Understanding Social Inside the Enterprise
This past Saturday, I was able to participate in my second SharePoint Saturday Cape Town event here in South Africa, providing the keynote address to a combined crowd of more than 380 SharePoint and SQL fans at the first “Community Saturday” event that brought SPS and SQL Saturday crowds together (there’s always been somewhat of an overlap from an infrastructure standpoint). This is my first road trip since the big news of the Metalogix acquisition of Axceler, and a chance to spend some time in the region with partners from both companies, as well as to help the South African SharePoint community grow. Aside from the keynote, which I conducted as an audience Q&A, discussing changes to SharePoint and to Microsoft as a whole — I also presented a regular session on the topic of SharePoint 2013 social features, Yammer, and how they compare to the most-requested social features (or platform) within the enterprise: Facebook.
If you’ve been following my articles on this site and elsewhere, you know that I often write about the need to align the unstructured collaboration strengths of social with the structured collaboration activities within content and document management systems, like SharePoint. My primary fear with the blind and sometimes rabid movement toward all things social is that it will lead companies down the same failed paths of their poorly designed/deployed structured collaboration platforms. Companies will quickly find themselves once again in a quandary if the right steps are not taken to closely align social communities and activities to business activities and goals. And that is the major underlying theme within my presentation below:
As shown below, the basic features end users want out of Facebook are available within both SharePoint and Yammer – but the difference is that both are inherently tied to business activities. SharePoint social activities are typically aligned with structured content, helping add context and metadata, improving the overall search experience. Yammer has less of a direct business connection, but tends to be used in association with communities of practice, bringing together people with the same backgrounds and experiences to collaborate. Even with these ties to the business, without clearly defined purpose, these two platforms can go from providing value to the enterprise to yet another information silo and budget sinkhole.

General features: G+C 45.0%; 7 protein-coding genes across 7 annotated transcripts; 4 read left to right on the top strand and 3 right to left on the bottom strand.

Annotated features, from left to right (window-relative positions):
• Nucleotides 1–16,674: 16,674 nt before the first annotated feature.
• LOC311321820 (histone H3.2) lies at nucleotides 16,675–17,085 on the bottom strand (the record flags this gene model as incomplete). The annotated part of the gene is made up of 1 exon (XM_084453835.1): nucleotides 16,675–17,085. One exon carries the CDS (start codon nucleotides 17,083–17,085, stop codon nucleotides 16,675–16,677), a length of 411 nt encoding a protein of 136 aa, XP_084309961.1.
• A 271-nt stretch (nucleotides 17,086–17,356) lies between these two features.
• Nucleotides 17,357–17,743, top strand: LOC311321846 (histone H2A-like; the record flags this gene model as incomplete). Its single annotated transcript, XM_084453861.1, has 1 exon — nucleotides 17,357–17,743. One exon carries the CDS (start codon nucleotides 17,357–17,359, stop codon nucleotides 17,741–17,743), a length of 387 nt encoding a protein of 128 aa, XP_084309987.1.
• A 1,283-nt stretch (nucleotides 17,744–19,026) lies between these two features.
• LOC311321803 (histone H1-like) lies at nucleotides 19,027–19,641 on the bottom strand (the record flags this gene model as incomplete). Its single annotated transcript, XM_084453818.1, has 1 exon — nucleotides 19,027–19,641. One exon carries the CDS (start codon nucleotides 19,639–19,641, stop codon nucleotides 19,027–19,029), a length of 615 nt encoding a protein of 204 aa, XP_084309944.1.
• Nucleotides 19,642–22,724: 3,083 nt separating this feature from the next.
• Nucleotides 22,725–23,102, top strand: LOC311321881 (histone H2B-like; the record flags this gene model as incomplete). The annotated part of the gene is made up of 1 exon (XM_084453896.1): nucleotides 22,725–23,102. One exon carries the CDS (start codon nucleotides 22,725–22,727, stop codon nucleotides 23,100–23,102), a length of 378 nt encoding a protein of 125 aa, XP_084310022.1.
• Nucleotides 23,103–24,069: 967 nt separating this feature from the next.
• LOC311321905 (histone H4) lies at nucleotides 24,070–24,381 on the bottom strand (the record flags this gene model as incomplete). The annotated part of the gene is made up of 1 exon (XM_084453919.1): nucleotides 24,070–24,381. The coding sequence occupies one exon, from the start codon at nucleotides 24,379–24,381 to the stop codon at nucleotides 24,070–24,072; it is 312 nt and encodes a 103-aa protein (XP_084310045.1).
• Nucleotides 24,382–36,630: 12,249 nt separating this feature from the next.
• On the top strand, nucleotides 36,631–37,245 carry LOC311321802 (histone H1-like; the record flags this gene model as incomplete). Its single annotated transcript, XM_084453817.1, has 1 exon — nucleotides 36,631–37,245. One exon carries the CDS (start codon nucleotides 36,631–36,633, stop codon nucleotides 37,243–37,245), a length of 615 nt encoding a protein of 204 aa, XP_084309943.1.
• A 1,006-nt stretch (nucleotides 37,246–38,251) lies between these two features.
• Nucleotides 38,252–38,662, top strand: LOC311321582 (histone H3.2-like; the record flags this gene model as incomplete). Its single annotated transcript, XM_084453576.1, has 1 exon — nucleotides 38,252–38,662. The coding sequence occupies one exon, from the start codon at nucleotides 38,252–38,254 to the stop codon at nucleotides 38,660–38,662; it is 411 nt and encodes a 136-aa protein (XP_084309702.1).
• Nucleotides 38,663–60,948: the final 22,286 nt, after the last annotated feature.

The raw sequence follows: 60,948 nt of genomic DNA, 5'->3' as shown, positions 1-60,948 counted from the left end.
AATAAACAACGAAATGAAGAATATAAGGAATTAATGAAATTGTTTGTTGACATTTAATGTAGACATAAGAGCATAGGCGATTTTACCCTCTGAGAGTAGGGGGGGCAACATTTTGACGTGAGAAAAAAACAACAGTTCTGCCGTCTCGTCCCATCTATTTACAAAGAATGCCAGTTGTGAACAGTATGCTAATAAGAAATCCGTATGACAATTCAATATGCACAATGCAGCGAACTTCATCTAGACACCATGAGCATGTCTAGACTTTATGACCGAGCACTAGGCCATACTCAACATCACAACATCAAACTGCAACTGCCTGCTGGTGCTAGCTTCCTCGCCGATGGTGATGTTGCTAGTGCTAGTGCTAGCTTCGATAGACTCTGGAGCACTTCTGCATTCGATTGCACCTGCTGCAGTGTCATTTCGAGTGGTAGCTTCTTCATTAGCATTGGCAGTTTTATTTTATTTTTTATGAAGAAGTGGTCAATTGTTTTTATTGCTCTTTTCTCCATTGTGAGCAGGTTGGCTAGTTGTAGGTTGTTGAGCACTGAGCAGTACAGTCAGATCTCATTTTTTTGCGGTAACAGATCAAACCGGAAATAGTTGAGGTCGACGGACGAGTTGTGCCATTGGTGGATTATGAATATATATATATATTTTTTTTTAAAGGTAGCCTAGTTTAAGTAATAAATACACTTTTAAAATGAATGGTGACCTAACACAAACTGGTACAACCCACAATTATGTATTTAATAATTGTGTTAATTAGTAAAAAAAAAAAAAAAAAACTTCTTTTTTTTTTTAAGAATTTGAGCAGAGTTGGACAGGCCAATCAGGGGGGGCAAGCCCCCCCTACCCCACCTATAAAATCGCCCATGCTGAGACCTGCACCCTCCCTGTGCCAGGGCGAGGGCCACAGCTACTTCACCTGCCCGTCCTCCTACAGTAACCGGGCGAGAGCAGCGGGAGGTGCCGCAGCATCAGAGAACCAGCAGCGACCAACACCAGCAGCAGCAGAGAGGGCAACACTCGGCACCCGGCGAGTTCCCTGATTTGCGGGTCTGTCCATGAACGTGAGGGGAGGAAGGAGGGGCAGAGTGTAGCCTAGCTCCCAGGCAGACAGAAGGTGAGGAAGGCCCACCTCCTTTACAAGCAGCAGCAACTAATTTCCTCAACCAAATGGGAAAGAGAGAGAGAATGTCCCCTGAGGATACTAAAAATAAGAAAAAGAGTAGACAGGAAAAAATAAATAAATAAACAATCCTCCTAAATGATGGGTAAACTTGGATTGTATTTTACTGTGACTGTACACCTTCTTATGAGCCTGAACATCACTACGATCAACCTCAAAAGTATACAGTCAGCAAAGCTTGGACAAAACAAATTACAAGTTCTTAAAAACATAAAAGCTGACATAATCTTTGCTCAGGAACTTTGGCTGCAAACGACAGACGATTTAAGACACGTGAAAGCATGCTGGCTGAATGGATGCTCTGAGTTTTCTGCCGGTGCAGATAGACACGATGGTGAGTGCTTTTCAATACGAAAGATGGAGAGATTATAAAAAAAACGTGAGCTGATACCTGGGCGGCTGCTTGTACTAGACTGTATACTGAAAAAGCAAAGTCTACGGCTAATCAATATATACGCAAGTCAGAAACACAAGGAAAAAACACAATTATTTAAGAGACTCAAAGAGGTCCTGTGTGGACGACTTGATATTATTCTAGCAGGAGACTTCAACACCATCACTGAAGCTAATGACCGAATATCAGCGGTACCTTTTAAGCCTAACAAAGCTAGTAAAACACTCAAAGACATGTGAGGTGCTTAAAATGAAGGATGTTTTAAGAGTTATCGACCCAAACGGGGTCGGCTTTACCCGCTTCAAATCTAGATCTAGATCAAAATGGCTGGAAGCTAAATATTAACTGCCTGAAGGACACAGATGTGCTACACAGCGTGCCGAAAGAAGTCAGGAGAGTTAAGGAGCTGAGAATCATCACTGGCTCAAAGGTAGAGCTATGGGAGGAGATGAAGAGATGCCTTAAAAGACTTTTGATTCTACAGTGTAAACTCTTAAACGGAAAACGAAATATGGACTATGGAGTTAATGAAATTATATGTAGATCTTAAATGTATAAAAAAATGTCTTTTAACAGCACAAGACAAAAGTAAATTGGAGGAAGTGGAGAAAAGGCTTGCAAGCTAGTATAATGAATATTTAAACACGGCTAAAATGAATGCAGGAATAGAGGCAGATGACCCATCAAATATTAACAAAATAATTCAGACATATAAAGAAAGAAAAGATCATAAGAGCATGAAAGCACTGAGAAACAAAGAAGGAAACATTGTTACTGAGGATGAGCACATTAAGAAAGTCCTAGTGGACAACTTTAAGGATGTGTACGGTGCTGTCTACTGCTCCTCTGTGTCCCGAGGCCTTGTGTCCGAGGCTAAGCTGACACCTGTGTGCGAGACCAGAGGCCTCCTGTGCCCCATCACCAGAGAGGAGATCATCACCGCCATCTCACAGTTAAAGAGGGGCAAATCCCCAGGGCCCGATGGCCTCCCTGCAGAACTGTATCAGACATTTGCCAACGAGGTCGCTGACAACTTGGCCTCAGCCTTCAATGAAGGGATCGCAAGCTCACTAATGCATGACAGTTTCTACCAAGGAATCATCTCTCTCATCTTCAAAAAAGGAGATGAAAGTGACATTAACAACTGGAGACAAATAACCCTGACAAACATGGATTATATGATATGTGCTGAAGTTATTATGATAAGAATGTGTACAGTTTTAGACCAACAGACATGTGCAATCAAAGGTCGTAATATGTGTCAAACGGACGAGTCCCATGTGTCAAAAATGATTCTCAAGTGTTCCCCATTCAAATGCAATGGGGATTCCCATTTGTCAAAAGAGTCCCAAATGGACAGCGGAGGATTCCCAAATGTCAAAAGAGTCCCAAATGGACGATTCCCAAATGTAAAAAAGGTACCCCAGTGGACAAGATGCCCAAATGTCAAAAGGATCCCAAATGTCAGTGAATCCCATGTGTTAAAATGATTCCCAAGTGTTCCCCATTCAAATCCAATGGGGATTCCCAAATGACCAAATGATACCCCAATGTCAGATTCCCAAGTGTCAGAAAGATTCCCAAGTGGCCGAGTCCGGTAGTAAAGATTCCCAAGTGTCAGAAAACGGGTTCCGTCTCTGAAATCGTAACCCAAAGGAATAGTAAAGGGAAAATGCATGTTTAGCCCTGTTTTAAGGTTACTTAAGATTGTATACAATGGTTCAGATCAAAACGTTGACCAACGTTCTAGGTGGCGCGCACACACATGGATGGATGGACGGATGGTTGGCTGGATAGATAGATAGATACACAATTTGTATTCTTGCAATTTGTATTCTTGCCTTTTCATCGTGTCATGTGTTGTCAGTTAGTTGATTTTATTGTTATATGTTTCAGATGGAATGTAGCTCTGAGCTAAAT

In The Social Organization by Bradley and McDonald (Gartner), the authors state “Social media, community, and purpose are the indispensable components that together produce mass collaboration.” All three components are necessary to enable successful social communities:
- Community. This is the “Who” of the social equation, and the scope of your efforts. For some initiatives, you may define your entire employee base as the community, while other initiatives may target only the product management team and a specific, external partner. Where you collaborate and why will change based on who is involved. Rarely, if ever, does a one-size-fits-all approach succeed within the enterprise.
- Social. Not every social tool or platform is the same. SharePoint and Yammer have very different value propositions. For one, Yammer will never be made available on premises – it was built in the cloud, for the cloud. SharePoint, on the other hand, functions whether it is on premises (installed on local servers) or in the cloud, but with features that tie it more closely to the structured document/records management features within the platform. You should pick the right tool for the community, and for the intended purpose.
- Purpose. This is the most critical aspect of successful enterprise collaboration – not just social within the enterprise. The point of deploying SharePoint, or Yammer, or any other tool within your corporate environment is to enable, optimize, improve, and innovate on top of your existing business processes. As the authors point out, you can develop a community with just about any social platform, but your chance of success without a clearly outlined purpose – some kind of business alignment – is something like 1 out of 10. Social without purpose is just chat.
I’m sure I’ll be posting once or twice more this week on the topic, as I’m in South Africa all this week talking to customers and partners about this topic (and how to manage it all through healthy governance practices).